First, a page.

"'Because there's other guys open or somebody is trying to take Eddie away,' McDaniels said. 'Eddie's patient. Eddie knows what we do with our offense. Some weeks there will be 12 balls thrown at him. Some weeks there might be three. We're not going to try and jam it into one guy when we have 10 players that are worth throwing the ball too.'"
Um, respectfully...bullshit. I'd like to hear who these 10 guys are. Especially when you consider that both Brandon Marshall and Tony Scheffler's numbers are down from last year. Brandon Stokely has the most yardage in the receiving corps, thanks to that ridiculous play in Week 1.
I'm not saying that Stokely shouldn't be thrown at at all. I'm not even saying that about Jabar Gaffney, or Daniel Graham or Peyton Hillis. But let's be reasonable. Royal's longest single reception is 11 yards long. The only man who was actually caught a pass on that squad and has a shorter long reception? Peyton Hillis--his one catch was for six yards.
Eddie Royal has 38 yards of receiving after two games. 34 of those yards came after the catch. 34! That means in Royal's 5 receptions, Kyle Orton aired the ball out less than (on average) 1 yard per throw. That sounds like lunacy to me.
He's not alone. Of Stokely's 157 yards, 104 of them
came after the catch (including a good chunk of that play I linked to above). Jabar Gaffney has 107 yard receiving--50 of them are after the catch. Do you see where I am going with this?
The problem isn't that there are too many talented receivers on the field for Kyle Orton to throw to. The problem is Kyle Orton is the one who is doing the throwing. Just for the heck of it, let's do some basic number crunching. Orton has 506 yards of total passing in his two games. In this small of a sample size, I think it is fair to remove the freak 87 yard play, that really should have been an incompletion at best. Knock the total passing yardage down to 419 yards in two games. So, Orton is barely throwing 200 yards per game. Those 419 yards came on 35 completions, for an average for just about 12 yards per pass, or 6.5 yard per attempt. Some 46% of those 419 yards came after the catch.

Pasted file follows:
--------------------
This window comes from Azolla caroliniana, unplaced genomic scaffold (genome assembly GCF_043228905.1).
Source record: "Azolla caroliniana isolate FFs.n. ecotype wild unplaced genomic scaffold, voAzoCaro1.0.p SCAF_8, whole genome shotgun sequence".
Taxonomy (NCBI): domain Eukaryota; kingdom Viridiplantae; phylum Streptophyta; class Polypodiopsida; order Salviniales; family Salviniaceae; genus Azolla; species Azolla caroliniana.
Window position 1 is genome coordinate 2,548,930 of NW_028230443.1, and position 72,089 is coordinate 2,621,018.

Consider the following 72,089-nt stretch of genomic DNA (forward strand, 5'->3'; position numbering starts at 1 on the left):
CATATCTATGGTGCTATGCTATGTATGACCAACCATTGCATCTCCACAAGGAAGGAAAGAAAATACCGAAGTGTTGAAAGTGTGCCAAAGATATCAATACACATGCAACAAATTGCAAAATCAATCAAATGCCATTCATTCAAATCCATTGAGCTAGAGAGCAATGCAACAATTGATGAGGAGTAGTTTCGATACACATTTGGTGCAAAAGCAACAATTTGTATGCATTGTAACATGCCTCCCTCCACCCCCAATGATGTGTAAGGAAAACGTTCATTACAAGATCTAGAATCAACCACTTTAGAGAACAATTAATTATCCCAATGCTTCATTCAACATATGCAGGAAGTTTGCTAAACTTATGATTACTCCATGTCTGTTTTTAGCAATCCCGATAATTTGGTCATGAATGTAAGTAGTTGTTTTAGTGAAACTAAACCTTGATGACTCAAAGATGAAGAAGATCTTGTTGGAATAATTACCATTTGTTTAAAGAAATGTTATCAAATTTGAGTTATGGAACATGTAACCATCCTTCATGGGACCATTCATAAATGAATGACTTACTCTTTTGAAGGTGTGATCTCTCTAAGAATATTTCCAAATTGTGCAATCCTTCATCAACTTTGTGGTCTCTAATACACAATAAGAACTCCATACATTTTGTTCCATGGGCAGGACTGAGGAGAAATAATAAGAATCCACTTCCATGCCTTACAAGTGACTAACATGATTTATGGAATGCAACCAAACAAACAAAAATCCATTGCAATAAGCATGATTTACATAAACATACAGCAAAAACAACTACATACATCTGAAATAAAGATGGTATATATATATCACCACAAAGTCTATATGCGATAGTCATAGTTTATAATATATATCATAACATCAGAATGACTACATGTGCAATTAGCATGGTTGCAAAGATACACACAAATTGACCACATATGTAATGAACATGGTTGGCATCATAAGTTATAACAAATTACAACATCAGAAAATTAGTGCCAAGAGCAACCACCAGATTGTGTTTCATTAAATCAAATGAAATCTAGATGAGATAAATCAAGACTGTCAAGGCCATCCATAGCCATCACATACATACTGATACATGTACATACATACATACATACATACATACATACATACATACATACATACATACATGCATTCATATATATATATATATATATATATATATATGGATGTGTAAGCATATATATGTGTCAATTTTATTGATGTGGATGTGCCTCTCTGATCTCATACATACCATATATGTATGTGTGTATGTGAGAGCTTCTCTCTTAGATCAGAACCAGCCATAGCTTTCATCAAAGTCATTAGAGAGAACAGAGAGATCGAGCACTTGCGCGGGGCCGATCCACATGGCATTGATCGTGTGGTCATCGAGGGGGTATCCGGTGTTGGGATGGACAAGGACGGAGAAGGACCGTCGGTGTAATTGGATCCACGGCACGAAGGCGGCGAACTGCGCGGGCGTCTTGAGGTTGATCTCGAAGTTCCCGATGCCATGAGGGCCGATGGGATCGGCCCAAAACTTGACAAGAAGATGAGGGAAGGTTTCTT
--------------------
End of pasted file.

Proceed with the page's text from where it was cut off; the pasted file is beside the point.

My point is this--the Denver Bronco offense is being super duper cautious, and they are probably right to do, because Kyle Orton, as everyone knows (including Josh McDaniels) is a pretty sketchy QB. So if Josh McDaniels wants to tell the world that the Denver passing attack has just too many targets for Orton to throw to, he is allowed to do that. But he's clearly full of shit. And hey, I get it, McDaniels can't go into a press conference, and say, "Oh yeah, if I hadn't blown up the franchise, and had Jay Cutler and Brandon Marshall all summer long, we'd have huge numbers!"
But let's be reasonable--this club will let Kyle Orton throw deep late in a losing effort, or to a wide-open tight end down the middle, but he's not trusted to do much else. And they are right to think that way. Josh McDaniels--lying, but totally correct.
(image from Deadspin's Hall of Fame, image created by Jim Cooke)